What makes the story work so well is the constant tension between similarities and opposites.  Batman and Superman are often contrasted as the difference between darkness and light.  This is true, but they are so much alike in terms of their innate goodness, decency, and commitment to justice.  The same can be seen in their choice of romantic partner.  Selina Kyle and Lois Lane appear to be complete opposites in every way: one is a criminal, former prostitute with an amoral worldview and the other is award-winning, career and family juggling reporter who always seeks the truth.  And yet beyond that, they share so many common threads.

While the issue is a pure delight as the four of them go on a double date, writer Tom King uses it as an opportunity to do a character study, foiling best friend/romantic partner, best friend/ best friend, and romantic partner/ romantic partner.  This allows for such a rich, multifaceted character study in the context of a fun night out.

Even if you are only a casual comic book fan, you should enjoy this.

Best Graphic Novel/Deluxe One Shot
Batman/Elmer Fudd

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Nothing about this book should work.

This should be a ridiculous one-off that would soon be thrown onto the rubbish bin of memory.

And yet this is the best one-shot I have read all year.

The book almost dares you hate it.  As soon as you open the book, the title of the story uses Fudd's speech impediment and is titles, "Pway for Me."  And the first page is an interior, dramatic, noir monologue completely done in Fudd's voice.  And in one page you go from scoffing at the stupdity of the premise to in awe that the monologue has sucked you in to the story.

And it is a dark story of murder and revenge while at the same time being filled with joyous cameos.  Writer Tom King deserves the most amazing credit for embracing the ridiculousness of the pairing and turning that weakness into the book's biggest strength.  The degree of difficulty alone in what this book has accomplished is one of the reasons why King has cemented himself already in his short career as one of the greats.

Best Artist
Ethan Van Sciver
photo by badseed

I know that the art of a book is excellent when I go back and immediately re-read it just so I can let my eyes linger on the images.  That's how I felt when reading Hal Jordan and the Green Lantern Corps  with every issue Ethan Van Sciver draws.

The issue where the alliance collapses between the Green Lanterns and the Sinestro corps is such a beautiful book to read.  The story is very compelling, but the art explodes on the page.  Some art is there as a service to the story.  Some art is a hindrance to the story.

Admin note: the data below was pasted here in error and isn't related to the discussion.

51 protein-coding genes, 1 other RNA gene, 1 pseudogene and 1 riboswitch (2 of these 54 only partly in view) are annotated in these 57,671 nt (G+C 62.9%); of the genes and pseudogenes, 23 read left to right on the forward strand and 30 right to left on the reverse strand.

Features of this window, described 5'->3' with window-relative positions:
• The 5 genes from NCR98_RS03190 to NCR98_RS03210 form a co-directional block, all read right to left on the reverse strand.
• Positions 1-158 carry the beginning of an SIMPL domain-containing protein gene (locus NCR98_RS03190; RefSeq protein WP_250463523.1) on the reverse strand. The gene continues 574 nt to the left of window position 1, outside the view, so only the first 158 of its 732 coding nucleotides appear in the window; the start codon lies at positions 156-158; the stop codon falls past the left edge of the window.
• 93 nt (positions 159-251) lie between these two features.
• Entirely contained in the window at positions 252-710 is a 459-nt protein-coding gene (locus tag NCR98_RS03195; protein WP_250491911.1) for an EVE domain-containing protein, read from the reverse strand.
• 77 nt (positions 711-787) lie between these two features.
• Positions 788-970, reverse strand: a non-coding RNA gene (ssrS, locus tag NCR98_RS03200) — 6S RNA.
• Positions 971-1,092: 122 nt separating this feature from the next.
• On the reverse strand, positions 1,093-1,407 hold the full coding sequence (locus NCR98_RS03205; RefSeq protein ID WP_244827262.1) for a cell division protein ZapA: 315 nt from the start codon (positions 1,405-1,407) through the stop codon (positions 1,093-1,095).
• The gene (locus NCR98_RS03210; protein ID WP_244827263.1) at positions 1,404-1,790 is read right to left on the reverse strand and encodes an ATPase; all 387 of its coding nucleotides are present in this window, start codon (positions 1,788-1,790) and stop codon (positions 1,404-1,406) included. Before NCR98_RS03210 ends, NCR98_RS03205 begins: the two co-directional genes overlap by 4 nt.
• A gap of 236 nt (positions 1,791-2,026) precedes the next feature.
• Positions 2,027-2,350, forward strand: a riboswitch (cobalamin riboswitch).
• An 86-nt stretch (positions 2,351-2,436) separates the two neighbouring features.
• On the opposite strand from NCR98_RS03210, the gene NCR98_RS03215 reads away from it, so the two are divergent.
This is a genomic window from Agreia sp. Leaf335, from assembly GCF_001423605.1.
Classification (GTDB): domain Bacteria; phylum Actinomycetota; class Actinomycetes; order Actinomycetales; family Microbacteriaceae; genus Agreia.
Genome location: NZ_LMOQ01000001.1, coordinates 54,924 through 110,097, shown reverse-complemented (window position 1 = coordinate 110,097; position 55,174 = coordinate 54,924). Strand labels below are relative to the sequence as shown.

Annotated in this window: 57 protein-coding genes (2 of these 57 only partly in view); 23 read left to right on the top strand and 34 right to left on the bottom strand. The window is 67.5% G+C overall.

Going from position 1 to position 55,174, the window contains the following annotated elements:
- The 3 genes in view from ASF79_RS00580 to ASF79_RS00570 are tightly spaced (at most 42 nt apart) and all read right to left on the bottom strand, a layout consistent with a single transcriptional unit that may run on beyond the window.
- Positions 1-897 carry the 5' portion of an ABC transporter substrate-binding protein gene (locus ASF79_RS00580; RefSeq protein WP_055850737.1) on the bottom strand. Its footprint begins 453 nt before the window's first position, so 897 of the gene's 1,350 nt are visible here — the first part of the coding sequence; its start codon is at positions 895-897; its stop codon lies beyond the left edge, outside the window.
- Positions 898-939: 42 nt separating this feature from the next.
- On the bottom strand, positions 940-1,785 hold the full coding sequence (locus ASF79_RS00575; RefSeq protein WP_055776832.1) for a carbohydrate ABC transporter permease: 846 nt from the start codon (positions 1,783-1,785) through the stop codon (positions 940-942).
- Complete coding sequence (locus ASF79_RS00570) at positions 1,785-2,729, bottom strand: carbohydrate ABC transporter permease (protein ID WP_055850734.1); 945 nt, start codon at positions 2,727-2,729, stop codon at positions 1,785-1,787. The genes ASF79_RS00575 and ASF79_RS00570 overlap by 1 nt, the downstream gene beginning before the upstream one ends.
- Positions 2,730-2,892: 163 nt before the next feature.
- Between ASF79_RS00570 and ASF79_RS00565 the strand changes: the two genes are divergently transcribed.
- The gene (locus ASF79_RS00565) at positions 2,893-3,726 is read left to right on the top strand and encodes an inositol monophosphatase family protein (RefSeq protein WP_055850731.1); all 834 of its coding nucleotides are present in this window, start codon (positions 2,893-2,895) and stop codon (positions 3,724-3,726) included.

But the work of Ethan Van Sciver elevates the story.  I can't help but feel transported every time he does a book.  So once again, he has earned the award for Best Artist the second year in a row.

Best Writer
Tom King (Batman, Mr. Miracle, Batman/Elmer Fudd)

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You may have noticed by now that every single book award this year has gone to something written by Tom King.

Tom King seems to have come out of nowhere to rule this year of comics. 

King's style is to tell big and bold stories while holding on to the essential beating heart.  Sometimes he focuses too much on the interior rather than the exterior, as he did in The War of Jokes and Riddles.  Yet even then I could not stop turning the pages to find out what happened next. 

His single issue of Batman with Swamp Thing was both ethereal, gritty, and emotional.  It was emblematic his ability to weave together these important strands of storytelling.

And his two issues of The Button crossover showcase that he can tell an exciting action-set piece (Batman's 60-second fight with the Reverse Flash) and heartbreaking melodrama (Bruce meeting his father).  In the latter, Bruce says that he thought about for years what one thing he would say if he could ever talk to his father again.  What he says was at the same time for me obvious and surprising.  That is the mark of a great storyteller.

And Tom King is only beginning his career (I pray) in comics.

I, for one, can't wait to see what he does next.